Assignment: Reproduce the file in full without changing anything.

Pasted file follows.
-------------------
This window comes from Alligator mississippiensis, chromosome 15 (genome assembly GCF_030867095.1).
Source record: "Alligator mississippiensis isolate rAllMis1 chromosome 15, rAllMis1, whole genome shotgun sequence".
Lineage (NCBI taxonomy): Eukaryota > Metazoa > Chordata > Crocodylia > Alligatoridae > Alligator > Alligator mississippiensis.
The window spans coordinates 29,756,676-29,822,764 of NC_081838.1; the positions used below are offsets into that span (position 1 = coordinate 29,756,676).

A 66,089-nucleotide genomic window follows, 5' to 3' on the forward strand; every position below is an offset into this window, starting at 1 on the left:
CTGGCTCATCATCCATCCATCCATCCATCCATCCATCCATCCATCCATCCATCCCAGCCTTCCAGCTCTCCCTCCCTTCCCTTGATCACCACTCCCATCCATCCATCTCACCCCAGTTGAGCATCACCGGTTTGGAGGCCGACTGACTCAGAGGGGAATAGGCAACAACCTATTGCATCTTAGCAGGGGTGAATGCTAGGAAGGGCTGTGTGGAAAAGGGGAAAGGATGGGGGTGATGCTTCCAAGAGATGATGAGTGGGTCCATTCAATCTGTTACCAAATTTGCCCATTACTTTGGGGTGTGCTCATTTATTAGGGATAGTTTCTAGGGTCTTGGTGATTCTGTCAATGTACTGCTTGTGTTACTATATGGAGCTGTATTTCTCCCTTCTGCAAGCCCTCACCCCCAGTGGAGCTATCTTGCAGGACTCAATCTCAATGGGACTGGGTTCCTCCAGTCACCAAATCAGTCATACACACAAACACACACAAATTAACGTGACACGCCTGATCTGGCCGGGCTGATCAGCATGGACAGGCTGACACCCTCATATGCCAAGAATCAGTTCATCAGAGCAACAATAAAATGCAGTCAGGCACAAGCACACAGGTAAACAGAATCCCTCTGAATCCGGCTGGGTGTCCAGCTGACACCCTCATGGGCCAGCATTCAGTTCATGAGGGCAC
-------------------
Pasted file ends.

This window comes from Alligator mississippiensis, chromosome 15 (genome assembly GCF_030867095.1).
Source record: "Alligator mississippiensis isolate rAllMis1 chromosome 15, rAllMis1, whole genome shotgun sequence".
Lineage (NCBI taxonomy): Eukaryota > Metazoa > Chordata > Crocodylia > Alligatoridae > Alligator > Alligator mississippiensis.
The window spans coordinates 29,756,676-29,822,764 of NC_081838.1; the positions used below are offsets into that span (position 1 = coordinate 29,756,676).

A 66,089-nucleotide genomic window follows, 5' to 3' on the forward strand; every position below is an offset into this window, starting at 1 on the left:
CTGGCTCATCATCCATCCATCCATCCATCCATCCATCCATCCATCCATCCATCCCAGCCTTCCAGCTCTCCCTCCCTTCCCTTGATCACCACTCCCATCCATCCATCTCACCCCAGTTGAGCATCACCGGTTTGGAGGCCGACTGACTCAGAGGGGAATAGGCAACAACCTATTGCATCTTAGCAGGGGTGAATGCTAGGAAGGGCTGTGTGGAAAAGGGGAAAGGATGGGGGTGATGCTTCCAAGAGATGATGAGTGGGTCCATTCAATCTGTTACCAAATTTGCCCATTACTTTGGGGTGTGCTCATTTATTAGGGATAGTTTCTAGGGTCTTGGTGATTCTGTCAATGTACTGCTTGTGTTACTATATGGAGCTGTATTTCTCCCTTCTGCAAGCCCTCACCCCCAGTGGAGCTATCTTGCAGGACTCAATCTCAATGGGACTGGGTTCCTCCAGTCACCAAATCAGTCATACACACAAACACACACAAATTAACGTGACACGCCTGATCTGGCCGGGCTGATCAGCATGGACAGGCTGACACCCTCATATGCCAAGAATCAGTTCATCAGAGCAACAATAAAATGCAGTCAGGCACAAGCACACAGGTAAACAGAATCCCTCTGAATCCGGCTGGGTGTCCAGCTGACACCCTCATGGGCCAGCATTCAGTTCATGAGGGCAC